Leo W. Gerard

President’s Perspective

Leo W. Gerard USW International President

Off-Shorers Should Shut Up

Whirlpool, the big appliance manufacturer, stressed in recent years its preference to make it in America.  

In 2013, it actually moved dishwasher manufacturing jobs back to the United States from Mexico. The next year, it announced a $40 million investment in its Greenville, Ohio KitchenAid plant, adding 400 jobs. Last year, Whirlpool CEO Jeff Fettig said the company would spend another $40 million to expand its Findlay, Ohio dishwasher plant, adding 50 jobs and raising to $1 billion its investment in U.S. manufacturing since 2010

Last week, Intel announced it would spend $7 billion to upgrade an Arizona facility and employ 3,000 people to fabricate advanced computer wafers – meaning its CEO Brian Krzanich chose the United States over Ireland, Israel and China where Intel already produces silicon wafers.

So it makes sense that Fettig and Krzanich serve on President Donald Trump’s new Manufacturing Jobs Initiative. The initiative is supposed to help the president promote U.S. job and manufacturing growth.

Curiously, though, named to that same 28-member committee are at least seven CEOs who have recently – and sometimes infamously – offshored manufacturing and jobs. They include Greg Hayes, CEO of United Technologies, the corporation that is shipping Indiana jobs from its Carrier subsidiary to Mexico.

The performance of the manufacturing council is crucial to large swaths of workers who voted for President Trump based on his promises to stop unfair trade and resurrect American manufacturing. In his inauguration speech, the president told those voters that he would enact “America first” policies. It is no “America first” policy to send jobs from two profitable Carrier plants in Indiana to Mexico for the sole purpose of making extra bucks. That kind of offshoring exhibits a greed first mindset. The CEOs who have pursued that philosophy should shut up and take advice from the committee’s American job creators.

Former GE CEO Jack Welch wanted to be able to put factories on barges and ship them, on a corporate whim, to countries where it was cheaper to operate.

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Who is Alex Acosta?

Alan Pyke

Alan Pyke Deputy Economic Policy Editor, Think Progress

resident Trump has nominated longtime Republican attorney Alex Acosta to head the Department of Labor, after his initial choice Andy Puzder withdrew in the face of withering criticism late Wednesday.

It remains to be seen if Democrats will find Acosta as objectionable as Puzder, a fast food CEO who embodied almost every policy idea and character trait the party has fought against in recent years. But if Acosta’s nomination does become a flashpoint, it would not be the first time his candidacy for a job drew critics out of the woodwork.

The black marks on Acosta’s resume have cost him at least one job he coveted, and cast a significant shadow over his current role as head of Florida International University’s law school.

Connections to Bush-era civil rights sabotage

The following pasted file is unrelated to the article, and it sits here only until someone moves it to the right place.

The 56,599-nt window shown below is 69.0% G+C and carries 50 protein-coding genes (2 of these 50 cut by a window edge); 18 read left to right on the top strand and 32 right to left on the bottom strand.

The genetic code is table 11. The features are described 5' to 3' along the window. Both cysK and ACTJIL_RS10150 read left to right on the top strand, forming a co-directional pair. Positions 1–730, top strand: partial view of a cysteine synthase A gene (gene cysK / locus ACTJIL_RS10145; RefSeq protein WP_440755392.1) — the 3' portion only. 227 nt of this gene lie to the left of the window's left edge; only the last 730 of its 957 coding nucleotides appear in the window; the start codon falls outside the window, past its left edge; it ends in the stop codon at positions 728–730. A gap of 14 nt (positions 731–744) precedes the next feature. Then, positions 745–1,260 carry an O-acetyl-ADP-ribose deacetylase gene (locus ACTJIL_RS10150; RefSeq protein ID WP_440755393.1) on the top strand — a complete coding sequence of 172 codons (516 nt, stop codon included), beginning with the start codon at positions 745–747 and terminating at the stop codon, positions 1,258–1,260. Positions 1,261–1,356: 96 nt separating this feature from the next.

Acosta, 48, was already “a young superstar of conservative legal circles” back in 2006 when George W. Bush made him the top federal prosecutor in Miami. Supreme Court Justice Samuel Alito even showed up for Acosta’s swearing-in as U.S. Attorney for the Southern District of Florida, in recognition of a friendship dating back to Acosta’s time as a clerk for the conservative judge in the 1990s.

Before taking the top prosecutor job in south Florida, Acosta served the second Bush administration in other capacities. Acosta was a member of the National Labor Relations Board from December 2002 to August 2003 — and was confirmed to the post rather than recess-appointed like most of President Bush’s NLRB picks.

The board issued 251 decisions in Acosta’s 8-month run, including 27 published on his final day in the post. Acosta authored 125 of those opinions himself, according to a bio on the website of Florida International University’s law school, where he is currently dean.

But Acosta’s other work for the Bush team may, oddly, prove more significant during his confirmation hearings than his NLRB stint.

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EPI: U.S. Trade Deficit With China Cost 3.4m Jobs Since 2001

Mark Gruenberg

Mark Gruenberg Editor, Press Associates Union News

The skyrocketing U.S. trade deficit with China, starting in 2001, cost U.S. workers 3.4 million jobs, including jobs that disappeared and those that weren’t created because firms faced low-cost Chinese competition, a new Economic Policy Institute analysis says. In addition, U.S. workers lost at least $37 billion in wages due to Chinese competition, EPI adds.

Every single U.S. congressional district lost jobs, but losses were higher in heavy manufacturing states and high-tech areas, such as Silicon Valley and Portland, Ore. Three-fourths of the losses were in factories, EPI analyst Robert Scott calculated, using U.S. data.

“What is needed is a clear, comprehensive approach to deal with China’s protective and predatory trade practices,” said Steelworkers President Leo Gerard after reading the report. His union leads the way among unions and businesses in bringing trade cases against China.

“China has used virtually every tool, legal and illegal, to steal our jobs and undermine our manufacturing base and economy. Subsidies, dumping, overcapacity, currency manipu-lation and cyberespionage are all used by China to help amass a $3.9 trillion trade surplus since 2001. Mounting trade deficits are sapping our economic strength and undermining our national security. It’s time to demand that China play by the rules,” Gerard added.

But he also faulted so-called “free traders” in the U.S. “Our government needs to recognize how its flawed trade policies damaged workers and their communities, while corporations and Wall Street have reaped profits. We need a new approach to trade that puts working families first,” Gerard declared.

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Union Members Defend Working People Targeted by Trump’s Aggressive Immigration Raids

Richard L. Trumka

Richard L. Trumka President, AFL-CIO

Working people deserve to go to work every day without fear for their safety or being harassed. They deserve to go out the door and make a living without worrying about their lives being upended. These are sacred tenets people and their unions value.